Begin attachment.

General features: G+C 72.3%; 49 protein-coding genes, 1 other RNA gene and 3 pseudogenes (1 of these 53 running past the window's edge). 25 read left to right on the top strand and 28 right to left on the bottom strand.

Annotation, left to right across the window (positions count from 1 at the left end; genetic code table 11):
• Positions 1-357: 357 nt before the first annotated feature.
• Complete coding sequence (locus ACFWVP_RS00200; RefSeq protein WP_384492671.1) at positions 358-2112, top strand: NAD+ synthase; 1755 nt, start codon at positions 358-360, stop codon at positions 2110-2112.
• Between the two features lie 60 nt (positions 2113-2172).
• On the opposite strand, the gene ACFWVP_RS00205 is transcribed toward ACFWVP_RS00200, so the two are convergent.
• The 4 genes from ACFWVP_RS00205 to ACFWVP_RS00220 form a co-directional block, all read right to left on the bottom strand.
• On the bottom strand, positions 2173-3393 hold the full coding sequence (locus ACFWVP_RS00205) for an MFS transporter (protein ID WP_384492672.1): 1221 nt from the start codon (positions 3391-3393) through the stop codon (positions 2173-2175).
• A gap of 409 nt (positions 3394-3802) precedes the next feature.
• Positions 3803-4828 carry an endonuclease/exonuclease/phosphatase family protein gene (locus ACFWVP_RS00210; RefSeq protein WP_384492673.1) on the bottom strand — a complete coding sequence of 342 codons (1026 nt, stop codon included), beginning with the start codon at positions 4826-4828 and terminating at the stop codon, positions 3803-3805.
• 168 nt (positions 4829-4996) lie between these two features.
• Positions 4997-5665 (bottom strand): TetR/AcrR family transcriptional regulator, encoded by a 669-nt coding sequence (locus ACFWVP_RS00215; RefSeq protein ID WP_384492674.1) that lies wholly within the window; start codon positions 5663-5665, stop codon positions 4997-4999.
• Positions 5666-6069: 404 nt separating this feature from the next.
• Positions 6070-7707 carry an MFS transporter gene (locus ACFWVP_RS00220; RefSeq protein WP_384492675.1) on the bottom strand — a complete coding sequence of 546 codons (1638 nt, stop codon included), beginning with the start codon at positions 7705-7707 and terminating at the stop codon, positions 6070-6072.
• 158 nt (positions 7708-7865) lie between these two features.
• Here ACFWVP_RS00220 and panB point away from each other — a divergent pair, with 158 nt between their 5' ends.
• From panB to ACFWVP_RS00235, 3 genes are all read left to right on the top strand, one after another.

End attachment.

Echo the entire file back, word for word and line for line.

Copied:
General features: G+C 72.3%; 49 protein-coding genes, 1 other RNA gene and 3 pseudogenes (1 of these 53 running past the window's edge). 25 read left to right on the top strand and 28 right to left on the bottom strand.

Annotation, left to right across the window (positions count from 1 at the left end; genetic code table 11):
• Positions 1-357: 357 nt before the first annotated feature.
• Complete coding sequence (locus ACFWVP_RS00200; RefSeq protein WP_384492671.1) at positions 358-2112, top strand: NAD+ synthase; 1755 nt, start codon at positions 358-360, stop codon at positions 2110-2112.
• Between the two features lie 60 nt (positions 2113-2172).
• On the opposite strand, the gene ACFWVP_RS00205 is transcribed toward ACFWVP_RS00200, so the two are convergent.
• The 4 genes from ACFWVP_RS00205 to ACFWVP_RS00220 form a co-directional block, all read right to left on the bottom strand.
• On the bottom strand, positions 2173-3393 hold the full coding sequence (locus ACFWVP_RS00205) for an MFS transporter (protein ID WP_384492672.1): 1221 nt from the start codon (positions 3391-3393) through the stop codon (positions 2173-2175).
• A gap of 409 nt (positions 3394-3802) precedes the next feature.
• Positions 3803-4828 carry an endonuclease/exonuclease/phosphatase family protein gene (locus ACFWVP_RS00210; RefSeq protein WP_384492673.1) on the bottom strand — a complete coding sequence of 342 codons (1026 nt, stop codon included), beginning with the start codon at positions 4826-4828 and terminating at the stop codon, positions 3803-3805.
• 168 nt (positions 4829-4996) lie between these two features.
• Positions 4997-5665 (bottom strand): TetR/AcrR family transcriptional regulator, encoded by a 669-nt coding sequence (locus ACFWVP_RS00215; RefSeq protein ID WP_384492674.1) that lies wholly within the window; start codon positions 5663-5665, stop codon positions 4997-4999.
• Positions 5666-6069: 404 nt separating this feature from the next.
• Positions 6070-7707 carry an MFS transporter gene (locus ACFWVP_RS00220; RefSeq protein WP_384492675.1) on the bottom strand — a complete coding sequence of 546 codons (1638 nt, stop codon included), beginning with the start codon at positions 7705-7707 and terminating at the stop codon, positions 6070-6072.
• 158 nt (positions 7708-7865) lie between these two features.
• Here ACFWVP_RS00220 and panB point away from each other — a divergent pair, with 158 nt between their 5' ends.
• From panB to ACFWVP_RS00235, 3 genes are all read left to right on the top strand, one after another.